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Franklin Avenue Hotspot Barboncino Marks First Year With Free Brunch

By Sonja Sharp | October 1, 2012 9:52am

CROWN HEIGHTS — It may be hard to imagine eating pizza for breakfast without also imagining a very bad headache and a perilously low bank balance — but Ron Brown, chef and owner of Franklin Avenue pizzeria Barboncino, would like you to try.

"Some of my favorite pies are the brunch pies," he said of the "bacon-egg-and-cheese" pizzas and Nutella calzones that draw early-birds to his popular Crown Heights pizzeria, which will serve up free brunch on Saturday, Oct. 13 in honor of its first anniversary.

"I think people sometimes have a little trouble thinking of pizza for breakfast, but it really satisfies."   

If any restaurant has earned a pass to nudge New Yorkers on their pizza prejudices, it's probably Barboncino. New York Magazine heralded it "destination-worthy", while the Village Voice called its margherita "unsurpassed" in a field crowded with wood-fired competitors.

And while it my not be the pizzeria that redefined the neighborhood (that hyperbolic honor belongs to Kingston Avenue's Basil) Barboncino still manages to turn out regulars almost as fast as it puts up pies.

"There's not anything else like this in the neighborhood," said Clinton Hill resident Liz Giardina as she polished off Sunday brunch. "There's Franny's on Flatbush, but the pizza's better here."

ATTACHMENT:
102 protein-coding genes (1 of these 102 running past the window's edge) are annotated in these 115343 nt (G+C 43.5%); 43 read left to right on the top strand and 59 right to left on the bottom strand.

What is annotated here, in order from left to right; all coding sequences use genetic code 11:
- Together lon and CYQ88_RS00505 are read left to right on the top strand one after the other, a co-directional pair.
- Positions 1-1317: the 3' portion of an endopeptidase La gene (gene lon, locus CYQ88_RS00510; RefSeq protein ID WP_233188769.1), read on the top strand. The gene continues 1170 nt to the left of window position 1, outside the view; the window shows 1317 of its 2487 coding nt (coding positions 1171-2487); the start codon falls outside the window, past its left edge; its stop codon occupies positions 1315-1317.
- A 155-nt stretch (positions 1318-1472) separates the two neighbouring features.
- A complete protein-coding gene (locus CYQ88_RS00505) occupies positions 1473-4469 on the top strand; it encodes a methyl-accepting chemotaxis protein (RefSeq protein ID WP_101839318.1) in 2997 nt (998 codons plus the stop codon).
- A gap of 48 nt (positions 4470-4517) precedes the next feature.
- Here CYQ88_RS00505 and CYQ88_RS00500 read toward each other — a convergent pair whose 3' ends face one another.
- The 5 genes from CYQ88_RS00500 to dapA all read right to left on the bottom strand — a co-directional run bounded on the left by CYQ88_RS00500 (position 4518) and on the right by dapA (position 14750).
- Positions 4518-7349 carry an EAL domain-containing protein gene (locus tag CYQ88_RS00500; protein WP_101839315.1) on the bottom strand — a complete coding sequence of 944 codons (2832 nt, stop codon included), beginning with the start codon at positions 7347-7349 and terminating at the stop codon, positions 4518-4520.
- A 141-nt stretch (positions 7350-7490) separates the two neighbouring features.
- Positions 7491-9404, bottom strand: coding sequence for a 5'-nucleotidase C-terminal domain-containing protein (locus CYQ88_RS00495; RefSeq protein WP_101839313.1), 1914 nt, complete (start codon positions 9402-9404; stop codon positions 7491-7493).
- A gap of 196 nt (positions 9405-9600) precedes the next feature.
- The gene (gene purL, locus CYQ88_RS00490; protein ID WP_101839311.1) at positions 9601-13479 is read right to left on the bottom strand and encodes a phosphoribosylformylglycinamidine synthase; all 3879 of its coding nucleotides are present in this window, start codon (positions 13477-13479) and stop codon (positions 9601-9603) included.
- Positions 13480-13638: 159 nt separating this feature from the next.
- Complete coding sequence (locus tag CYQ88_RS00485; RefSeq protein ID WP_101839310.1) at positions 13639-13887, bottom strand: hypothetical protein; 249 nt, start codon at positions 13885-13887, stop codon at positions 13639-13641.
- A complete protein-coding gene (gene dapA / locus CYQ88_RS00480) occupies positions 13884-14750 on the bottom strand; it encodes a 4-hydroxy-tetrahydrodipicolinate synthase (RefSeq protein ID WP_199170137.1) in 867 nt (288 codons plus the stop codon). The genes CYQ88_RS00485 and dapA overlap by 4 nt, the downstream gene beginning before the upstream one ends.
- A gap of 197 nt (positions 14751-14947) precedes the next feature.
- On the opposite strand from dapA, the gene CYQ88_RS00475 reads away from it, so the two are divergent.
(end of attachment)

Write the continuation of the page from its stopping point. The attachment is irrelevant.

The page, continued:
At least some of Barboncino's success owes to the neighborhood itself. Brown spent 11 months pounding the pavement in across the borough, wandering "neighborhood by neighborhood, street by street" in search of the perfect location for his seventh food venture.

"It's unique, this part of Crown Heights, this part of Brooklyn," he said of his stretch of Franklin Avenue between Lincoln Place and St. Johns Place. 

The space, too, is unique, with a split-level dining room and a small but sought-after back-patio that all encourage lingering.

"I stress that this is like a little mini-vacation," Brown said. "Money is tight in Crown Heights, and we want this to be an experience that feels worth it."

Even if it's free. Brown said he hit on the idea of a free brunch as a way to celebrate the community that embraced it without losing one of the restaurant's routinely busy night-shifts. 

"I feel so grateful every day about how the neighborhood has received us," Brown said. "Almost every day I have someone come up to me and thank me for opening this in the neighborhood. If that's not reason enough to want to come every night, I don’t know what is."